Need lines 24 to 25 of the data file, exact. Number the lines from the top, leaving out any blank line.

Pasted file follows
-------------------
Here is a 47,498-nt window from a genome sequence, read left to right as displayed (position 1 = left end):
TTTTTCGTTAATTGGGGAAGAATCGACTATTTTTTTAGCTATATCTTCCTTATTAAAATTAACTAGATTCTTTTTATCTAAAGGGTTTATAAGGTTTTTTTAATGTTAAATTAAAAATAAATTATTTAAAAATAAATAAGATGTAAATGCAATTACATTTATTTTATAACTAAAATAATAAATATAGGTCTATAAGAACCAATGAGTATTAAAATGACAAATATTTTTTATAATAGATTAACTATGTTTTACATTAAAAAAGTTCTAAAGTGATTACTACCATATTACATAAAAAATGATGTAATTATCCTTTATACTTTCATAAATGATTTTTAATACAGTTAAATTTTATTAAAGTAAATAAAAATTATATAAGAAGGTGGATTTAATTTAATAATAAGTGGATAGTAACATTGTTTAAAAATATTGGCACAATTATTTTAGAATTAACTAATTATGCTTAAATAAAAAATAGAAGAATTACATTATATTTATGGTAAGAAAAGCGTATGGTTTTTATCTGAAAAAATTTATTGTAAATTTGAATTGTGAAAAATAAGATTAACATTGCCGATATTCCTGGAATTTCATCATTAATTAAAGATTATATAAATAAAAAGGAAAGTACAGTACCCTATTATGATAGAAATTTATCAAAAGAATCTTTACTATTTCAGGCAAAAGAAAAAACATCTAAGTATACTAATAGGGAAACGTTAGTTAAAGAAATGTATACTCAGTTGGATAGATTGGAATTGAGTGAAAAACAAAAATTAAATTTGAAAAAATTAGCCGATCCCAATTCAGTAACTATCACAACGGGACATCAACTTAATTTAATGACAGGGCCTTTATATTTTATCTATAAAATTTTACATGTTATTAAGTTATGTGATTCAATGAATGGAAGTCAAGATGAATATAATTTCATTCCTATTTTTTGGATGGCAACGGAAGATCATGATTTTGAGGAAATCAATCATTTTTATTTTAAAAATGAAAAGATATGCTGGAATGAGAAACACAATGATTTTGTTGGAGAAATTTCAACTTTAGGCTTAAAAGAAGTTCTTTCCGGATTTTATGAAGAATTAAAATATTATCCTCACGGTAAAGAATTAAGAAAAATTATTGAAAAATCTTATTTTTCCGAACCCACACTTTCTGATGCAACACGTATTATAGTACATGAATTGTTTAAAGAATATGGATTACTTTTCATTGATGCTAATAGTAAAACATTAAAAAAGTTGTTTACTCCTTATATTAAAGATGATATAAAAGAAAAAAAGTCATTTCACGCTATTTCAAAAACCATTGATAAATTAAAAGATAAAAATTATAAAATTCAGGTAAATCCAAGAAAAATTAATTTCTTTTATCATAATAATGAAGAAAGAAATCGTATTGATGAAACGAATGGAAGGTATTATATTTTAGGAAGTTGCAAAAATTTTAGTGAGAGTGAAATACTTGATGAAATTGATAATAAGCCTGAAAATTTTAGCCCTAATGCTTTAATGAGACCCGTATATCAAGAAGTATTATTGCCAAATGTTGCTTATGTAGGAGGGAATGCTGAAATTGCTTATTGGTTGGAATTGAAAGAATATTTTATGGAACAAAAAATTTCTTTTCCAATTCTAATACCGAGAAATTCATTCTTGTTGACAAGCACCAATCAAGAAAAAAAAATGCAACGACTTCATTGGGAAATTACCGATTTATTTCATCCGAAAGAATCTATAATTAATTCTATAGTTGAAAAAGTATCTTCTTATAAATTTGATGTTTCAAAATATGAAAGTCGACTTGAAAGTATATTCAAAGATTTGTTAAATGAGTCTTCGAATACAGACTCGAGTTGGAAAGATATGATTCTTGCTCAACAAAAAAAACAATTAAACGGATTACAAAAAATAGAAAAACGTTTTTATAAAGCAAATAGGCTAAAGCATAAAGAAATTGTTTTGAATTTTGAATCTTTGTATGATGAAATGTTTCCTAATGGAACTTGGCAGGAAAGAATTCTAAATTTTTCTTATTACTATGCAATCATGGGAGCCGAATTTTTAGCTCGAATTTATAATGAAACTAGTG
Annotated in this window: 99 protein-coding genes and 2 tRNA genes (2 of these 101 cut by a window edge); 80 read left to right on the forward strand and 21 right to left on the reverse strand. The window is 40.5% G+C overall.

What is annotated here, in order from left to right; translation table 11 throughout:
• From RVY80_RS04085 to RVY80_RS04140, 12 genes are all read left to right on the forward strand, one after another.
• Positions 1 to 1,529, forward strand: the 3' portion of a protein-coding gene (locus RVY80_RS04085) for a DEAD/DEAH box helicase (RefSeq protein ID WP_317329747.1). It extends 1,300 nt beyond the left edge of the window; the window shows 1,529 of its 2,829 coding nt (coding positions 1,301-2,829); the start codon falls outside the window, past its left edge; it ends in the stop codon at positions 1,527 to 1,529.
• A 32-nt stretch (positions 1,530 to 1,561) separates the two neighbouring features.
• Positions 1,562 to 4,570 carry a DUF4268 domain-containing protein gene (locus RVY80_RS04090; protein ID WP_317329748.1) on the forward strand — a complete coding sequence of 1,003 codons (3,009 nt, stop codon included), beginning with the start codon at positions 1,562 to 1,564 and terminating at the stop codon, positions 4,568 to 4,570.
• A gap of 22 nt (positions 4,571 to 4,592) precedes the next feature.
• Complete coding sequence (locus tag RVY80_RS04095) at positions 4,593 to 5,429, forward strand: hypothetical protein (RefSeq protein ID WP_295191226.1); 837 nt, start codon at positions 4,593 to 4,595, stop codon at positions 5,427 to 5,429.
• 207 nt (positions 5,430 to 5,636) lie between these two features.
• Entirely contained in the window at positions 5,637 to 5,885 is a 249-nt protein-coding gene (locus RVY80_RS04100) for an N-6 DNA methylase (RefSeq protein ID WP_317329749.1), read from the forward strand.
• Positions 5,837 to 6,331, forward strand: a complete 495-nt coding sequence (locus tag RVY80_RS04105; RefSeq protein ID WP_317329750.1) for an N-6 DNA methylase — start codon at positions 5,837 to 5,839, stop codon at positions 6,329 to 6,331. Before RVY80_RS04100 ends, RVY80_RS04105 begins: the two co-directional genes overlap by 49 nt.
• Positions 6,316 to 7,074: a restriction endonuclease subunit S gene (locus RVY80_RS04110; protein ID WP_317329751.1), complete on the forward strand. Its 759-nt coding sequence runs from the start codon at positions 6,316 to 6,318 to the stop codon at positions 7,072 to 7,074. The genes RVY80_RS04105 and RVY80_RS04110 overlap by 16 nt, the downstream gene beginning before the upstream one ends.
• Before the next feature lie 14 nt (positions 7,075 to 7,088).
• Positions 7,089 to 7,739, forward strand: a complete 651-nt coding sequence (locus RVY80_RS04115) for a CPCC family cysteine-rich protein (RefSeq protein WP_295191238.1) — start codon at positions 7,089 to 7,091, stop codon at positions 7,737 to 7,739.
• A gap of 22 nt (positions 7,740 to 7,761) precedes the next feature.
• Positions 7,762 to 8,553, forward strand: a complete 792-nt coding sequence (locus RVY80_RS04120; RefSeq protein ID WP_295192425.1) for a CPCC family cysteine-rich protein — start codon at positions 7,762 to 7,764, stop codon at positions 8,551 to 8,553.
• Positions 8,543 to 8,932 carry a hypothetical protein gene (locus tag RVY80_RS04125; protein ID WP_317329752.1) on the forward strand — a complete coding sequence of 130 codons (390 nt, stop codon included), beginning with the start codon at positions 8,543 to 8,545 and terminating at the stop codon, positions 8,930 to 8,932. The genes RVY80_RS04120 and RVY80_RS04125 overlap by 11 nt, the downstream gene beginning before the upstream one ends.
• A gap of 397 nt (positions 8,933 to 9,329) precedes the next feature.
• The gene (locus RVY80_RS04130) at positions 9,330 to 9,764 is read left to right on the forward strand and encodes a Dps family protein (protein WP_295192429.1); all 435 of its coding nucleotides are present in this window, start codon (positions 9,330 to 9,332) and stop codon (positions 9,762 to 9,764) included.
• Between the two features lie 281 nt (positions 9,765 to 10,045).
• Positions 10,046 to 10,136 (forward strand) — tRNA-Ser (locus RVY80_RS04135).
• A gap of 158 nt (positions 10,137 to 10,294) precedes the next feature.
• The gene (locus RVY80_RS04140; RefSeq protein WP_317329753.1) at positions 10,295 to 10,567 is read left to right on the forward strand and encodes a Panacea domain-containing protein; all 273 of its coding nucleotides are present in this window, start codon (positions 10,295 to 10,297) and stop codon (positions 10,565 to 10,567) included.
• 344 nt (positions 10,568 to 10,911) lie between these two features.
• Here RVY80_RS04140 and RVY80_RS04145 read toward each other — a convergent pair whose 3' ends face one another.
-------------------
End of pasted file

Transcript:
• A gap of 158 nt (positions 10,137 to 10,294) precedes the next feature.
• The gene (locus RVY80_RS04140; RefSeq protein WP_317329753.1) at positions 10,295 to 10,567 is read left to right on the forward strand and encodes a Panacea domain-containing protein; all 273 of its coding nucleotides are present in this window, start codon (positions 10,295 to 10,297) and stop codon (positions 10,565 to 10,567) included.